Mayor Michelle Truitt asked Assistant Town Manager Jamie Burk to make a list of pros and cons for three options: building a new police station, moving the police station into existing town hall and constructing a new town hall downtown, or having one building for both administration and the police.
“I have to tell you, I’m not in favor of that,” said Truitt, whose husband is a police officer.
“It’s not secure. With the liability in this day and time, I just don’t have a good feeling about it,” she said.
Police Chief Brian Calloway, who attended the meeting, said joining the two could be disruptive for civilian employees.
“If they see us bringing in a prisoner, they are going to want to know who that is,” he said.
Joking, Hudson said, “No. That would never happen.”
Hudson said it’s likely federal standards for police departments will become more strict, so it wouldn’t be viable.
Wigley unveiled a plan for a 16,000-square-foot police department, with front entrance, entrances from both sides and sally port — a secured, controlled entryway. A two-story building would cost about $6.4 million, he said, while renovating town hall for the police department would cost $3.9 million.
Calloway said he would like to “see the staff be given something right away,” without having to wait four years.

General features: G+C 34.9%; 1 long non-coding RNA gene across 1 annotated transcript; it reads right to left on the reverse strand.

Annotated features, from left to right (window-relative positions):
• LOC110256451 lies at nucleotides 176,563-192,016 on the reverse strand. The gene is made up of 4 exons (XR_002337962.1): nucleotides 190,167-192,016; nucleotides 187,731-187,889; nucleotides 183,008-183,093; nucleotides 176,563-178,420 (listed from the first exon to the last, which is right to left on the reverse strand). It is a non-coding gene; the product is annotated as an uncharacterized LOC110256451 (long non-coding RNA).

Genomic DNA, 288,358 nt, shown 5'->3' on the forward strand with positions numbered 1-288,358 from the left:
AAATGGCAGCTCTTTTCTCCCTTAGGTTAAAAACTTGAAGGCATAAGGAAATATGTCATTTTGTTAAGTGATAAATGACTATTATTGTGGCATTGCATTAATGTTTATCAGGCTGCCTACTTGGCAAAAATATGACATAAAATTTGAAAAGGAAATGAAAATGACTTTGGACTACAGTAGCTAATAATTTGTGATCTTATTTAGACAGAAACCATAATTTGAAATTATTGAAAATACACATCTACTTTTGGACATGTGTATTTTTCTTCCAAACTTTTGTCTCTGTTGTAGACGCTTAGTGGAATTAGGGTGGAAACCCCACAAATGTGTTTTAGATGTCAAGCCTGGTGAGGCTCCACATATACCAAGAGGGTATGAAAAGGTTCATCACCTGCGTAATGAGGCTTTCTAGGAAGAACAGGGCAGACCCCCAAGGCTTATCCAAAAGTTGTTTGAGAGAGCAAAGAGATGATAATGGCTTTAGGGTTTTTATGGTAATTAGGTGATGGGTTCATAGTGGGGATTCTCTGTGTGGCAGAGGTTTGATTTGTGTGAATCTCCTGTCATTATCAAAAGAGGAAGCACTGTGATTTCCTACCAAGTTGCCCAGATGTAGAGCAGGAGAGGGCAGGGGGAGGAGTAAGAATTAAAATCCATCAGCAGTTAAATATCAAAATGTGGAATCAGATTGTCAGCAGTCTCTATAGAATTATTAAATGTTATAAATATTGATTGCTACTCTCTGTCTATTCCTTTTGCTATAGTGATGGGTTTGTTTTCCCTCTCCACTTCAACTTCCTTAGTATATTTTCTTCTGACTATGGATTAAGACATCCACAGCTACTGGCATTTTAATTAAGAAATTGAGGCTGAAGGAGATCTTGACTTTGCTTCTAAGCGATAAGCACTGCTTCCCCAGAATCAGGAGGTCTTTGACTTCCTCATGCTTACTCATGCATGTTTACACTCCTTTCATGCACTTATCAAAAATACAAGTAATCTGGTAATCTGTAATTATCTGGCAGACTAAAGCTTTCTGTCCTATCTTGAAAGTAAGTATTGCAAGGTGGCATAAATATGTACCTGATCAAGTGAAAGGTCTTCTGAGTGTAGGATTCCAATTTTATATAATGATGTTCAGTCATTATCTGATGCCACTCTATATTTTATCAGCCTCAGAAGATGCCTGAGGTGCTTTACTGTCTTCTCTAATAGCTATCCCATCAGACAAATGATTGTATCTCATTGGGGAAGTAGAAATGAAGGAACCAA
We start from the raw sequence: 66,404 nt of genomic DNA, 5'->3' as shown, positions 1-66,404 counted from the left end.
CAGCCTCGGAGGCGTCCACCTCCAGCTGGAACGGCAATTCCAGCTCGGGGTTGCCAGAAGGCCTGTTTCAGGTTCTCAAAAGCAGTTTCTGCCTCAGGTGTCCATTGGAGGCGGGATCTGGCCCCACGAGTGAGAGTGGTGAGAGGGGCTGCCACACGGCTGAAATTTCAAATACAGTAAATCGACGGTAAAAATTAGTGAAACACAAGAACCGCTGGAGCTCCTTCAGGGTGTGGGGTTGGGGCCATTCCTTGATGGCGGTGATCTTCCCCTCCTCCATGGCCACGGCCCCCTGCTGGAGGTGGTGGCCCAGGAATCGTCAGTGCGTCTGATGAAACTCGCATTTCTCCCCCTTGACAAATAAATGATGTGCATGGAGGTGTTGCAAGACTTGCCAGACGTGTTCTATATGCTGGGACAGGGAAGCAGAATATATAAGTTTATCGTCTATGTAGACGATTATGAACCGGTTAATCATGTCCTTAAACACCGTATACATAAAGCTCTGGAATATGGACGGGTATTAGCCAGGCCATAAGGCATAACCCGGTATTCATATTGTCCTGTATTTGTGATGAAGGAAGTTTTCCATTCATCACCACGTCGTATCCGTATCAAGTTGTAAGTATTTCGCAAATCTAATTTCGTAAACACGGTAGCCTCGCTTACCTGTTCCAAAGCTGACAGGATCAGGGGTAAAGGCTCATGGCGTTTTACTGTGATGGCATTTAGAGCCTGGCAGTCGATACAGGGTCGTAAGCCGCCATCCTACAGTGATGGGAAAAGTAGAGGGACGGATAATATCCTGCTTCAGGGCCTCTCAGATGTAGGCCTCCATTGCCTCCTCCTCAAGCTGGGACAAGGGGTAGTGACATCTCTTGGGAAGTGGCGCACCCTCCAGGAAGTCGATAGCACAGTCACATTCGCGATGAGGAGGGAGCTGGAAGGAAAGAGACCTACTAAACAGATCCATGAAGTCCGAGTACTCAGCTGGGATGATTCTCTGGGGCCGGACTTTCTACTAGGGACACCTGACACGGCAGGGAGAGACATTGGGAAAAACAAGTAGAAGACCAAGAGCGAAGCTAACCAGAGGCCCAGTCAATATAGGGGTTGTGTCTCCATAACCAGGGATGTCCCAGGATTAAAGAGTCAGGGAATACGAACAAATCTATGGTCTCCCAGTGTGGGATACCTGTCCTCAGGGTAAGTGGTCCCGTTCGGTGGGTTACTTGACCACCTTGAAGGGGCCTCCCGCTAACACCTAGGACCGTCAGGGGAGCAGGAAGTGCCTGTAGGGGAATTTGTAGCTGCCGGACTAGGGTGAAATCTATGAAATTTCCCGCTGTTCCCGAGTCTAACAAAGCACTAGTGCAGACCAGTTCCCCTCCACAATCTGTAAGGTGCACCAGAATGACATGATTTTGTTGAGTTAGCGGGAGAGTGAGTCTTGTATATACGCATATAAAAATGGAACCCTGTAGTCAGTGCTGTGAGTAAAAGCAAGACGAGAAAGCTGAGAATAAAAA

The police department should be able to accommodate 30 police officers, with separate areas for male and female officers, he said.
Thoroughgood said moving the police department to the town hall would provide more room for it to grow, since it’s a spacious building, although it would displace the town museum.
Calloway said the police department, in years to come, might also need a dispatch center, with towers and related equipment, and that should be considered.
One drawback to keeping the police station downtown, he said, is, “people watch us every day.”
“They know who is working, who is not working. The restaurant next door to us was burglarized. We caught the guy. We interviewed him and asked him why he did it, and he said because he knew only one police officer was working. He could see there was only one car there,” Calloway said. Since then, officers’ parking habits have been changed to avoid that, Calloway emphasized.
Regarding homeland security concerns, the chief said, being downtown could make the police department vulnerable for attacks, such as a truck ramming the building.